The Terrifying Allure of New Fall TV
As a television-watching kid, the fall season simply meant for me that I’d be getting new episodes of “X-Men: The Animated Series” on Saturday mornings, TGIF would drop the worst show from the previous year and add another lame duck, and my parents could watch “Cheers” again every Thursday. I remained content in the knowledge that my old favorites would recharge with fresh installments while fledgling efforts may or may not curry my favor, but attention span didn’t allow me to notice the programs that had gone missing from my viewing schedule of four months prior.
These days, the late weeks of September bring with them a mixture of bliss and trepidation for my inner couch potato.
In this media-obsessed world we inhabit, handicapping the success of new TV shows has become almost as big a deal as actually, y’know, watching and enjoying (or hating) them. I’m certainly among the guilty when it comes to this, as I love reading books about the television industry like “Desperate Networks” and then treating the new season like a betting pool with my friends and colleagues. But just as my fantasy football league has forever altered the way I watch the game-I can’t believe I’m actually rooting for Peyton Manning-so has this attitude and outlook drastically changed my approach to what I’m going to DVR.
Again, going back to my childhood, I didn’t have a particularly complex thought process when it came to new shows: If it looked good, I watched it, and if it vanished the next year, no biggie (I don’t recall a lot of stuff getting yanked early or mid-season back then, but I’m projecting back to when I was like 12, so I don’t know). Now, I feel like I need a fairly strenuous screening process to avoid heartbreak.
As a semi-late-blooming but devoted fan of “Buffy the Vampire Slayer” and “Angel,” my paranoia that my favorite shows could be pulled away from me without resolution or closure at any time began to bubble in the late 90′s into the new millennium, but because those two always seemed to elude cancellation but the skin of their fangs, perhaps I grew a bit cocky and complacent.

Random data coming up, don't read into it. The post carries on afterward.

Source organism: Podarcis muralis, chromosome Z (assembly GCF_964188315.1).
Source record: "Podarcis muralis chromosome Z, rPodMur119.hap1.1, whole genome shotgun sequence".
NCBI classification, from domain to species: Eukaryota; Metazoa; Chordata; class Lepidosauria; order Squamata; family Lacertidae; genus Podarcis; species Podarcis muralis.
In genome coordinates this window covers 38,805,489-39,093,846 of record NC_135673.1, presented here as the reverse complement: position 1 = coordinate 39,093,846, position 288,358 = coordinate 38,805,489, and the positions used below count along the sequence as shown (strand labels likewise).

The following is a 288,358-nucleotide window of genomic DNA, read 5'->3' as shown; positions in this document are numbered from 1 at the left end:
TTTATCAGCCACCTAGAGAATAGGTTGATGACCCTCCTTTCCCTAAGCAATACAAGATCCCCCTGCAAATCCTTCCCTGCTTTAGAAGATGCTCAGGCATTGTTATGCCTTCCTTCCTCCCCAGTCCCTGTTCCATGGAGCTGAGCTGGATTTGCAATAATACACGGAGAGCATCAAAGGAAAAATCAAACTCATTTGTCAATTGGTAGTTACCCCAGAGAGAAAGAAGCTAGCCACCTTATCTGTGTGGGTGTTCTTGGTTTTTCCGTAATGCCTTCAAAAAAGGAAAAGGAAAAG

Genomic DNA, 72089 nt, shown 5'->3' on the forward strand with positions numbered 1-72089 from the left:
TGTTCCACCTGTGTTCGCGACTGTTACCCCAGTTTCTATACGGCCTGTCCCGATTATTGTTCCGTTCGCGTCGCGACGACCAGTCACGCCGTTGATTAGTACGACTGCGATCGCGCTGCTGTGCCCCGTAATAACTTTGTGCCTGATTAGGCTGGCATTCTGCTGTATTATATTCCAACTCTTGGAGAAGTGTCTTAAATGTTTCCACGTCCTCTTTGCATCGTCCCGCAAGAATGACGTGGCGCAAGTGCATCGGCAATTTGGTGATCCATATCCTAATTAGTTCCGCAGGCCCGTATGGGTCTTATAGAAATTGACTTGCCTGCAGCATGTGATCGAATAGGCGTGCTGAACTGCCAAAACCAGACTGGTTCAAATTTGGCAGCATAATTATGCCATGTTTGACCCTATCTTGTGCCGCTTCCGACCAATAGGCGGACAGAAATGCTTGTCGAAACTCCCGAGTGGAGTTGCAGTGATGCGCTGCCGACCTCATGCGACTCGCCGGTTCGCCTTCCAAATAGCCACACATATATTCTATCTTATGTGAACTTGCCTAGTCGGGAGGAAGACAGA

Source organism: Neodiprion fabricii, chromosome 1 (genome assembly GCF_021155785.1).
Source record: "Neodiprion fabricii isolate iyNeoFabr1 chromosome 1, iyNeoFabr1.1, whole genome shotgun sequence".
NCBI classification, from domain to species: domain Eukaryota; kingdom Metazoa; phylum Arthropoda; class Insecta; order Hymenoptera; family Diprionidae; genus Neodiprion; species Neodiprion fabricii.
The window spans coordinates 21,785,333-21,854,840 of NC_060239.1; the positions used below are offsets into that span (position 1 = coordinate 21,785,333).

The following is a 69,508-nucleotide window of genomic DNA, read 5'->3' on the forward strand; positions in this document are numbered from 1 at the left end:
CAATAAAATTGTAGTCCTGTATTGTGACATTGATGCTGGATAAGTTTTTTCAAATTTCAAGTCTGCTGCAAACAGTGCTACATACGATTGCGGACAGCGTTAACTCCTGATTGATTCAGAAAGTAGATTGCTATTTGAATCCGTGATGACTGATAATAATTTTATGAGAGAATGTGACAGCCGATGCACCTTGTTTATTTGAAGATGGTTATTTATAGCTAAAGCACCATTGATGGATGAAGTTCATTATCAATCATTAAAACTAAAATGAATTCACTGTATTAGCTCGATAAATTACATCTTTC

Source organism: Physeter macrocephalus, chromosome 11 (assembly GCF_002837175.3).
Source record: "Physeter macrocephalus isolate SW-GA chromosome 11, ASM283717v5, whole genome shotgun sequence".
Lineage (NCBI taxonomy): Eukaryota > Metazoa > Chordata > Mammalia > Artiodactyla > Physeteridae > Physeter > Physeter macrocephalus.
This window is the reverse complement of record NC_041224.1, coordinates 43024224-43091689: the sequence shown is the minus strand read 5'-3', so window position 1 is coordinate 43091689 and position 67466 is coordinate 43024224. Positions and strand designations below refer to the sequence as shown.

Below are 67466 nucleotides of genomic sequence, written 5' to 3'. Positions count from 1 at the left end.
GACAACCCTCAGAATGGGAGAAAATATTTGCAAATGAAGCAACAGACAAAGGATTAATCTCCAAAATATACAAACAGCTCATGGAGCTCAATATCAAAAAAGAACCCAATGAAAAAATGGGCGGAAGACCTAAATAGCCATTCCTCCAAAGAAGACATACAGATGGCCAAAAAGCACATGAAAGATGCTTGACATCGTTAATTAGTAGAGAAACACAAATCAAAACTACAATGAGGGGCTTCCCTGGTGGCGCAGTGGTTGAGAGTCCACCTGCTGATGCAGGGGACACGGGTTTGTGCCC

In 2004, I became lucky enough to befriend novelist, comic book writer and burgeoning TV scribe Brad Meltzer, who sent me an advance DVD of the first episode of his new show for The WB, “Jack and Bobby.” The program followed two brothers being raised by a single mother and had the conceit of flashing forward each week to a documentary set years in the future chronicling one boy’s rise of the Presidency while keeping quiet on the fate of the other. I found “Jack and Bobby” to be fun and intelligent, presenting politics to me in a way I found interesting and palatable. It had a great cast of veterans like John Slattery-who would go on to “Mad Men”-and Christine Lahti paired with young talents like Matt Long-who would go on to “Mad Men”-and Logan Lerman plus ace recurring guests like Bradley Cooper (and also featured Jessica Pare, who would go on to “Mad Men”-seriously, that show pretty much strip mined “Jack and Bobby”). I saw a strong future for the show.
The WB apparently did not and pulled the plug after an abbreviated season.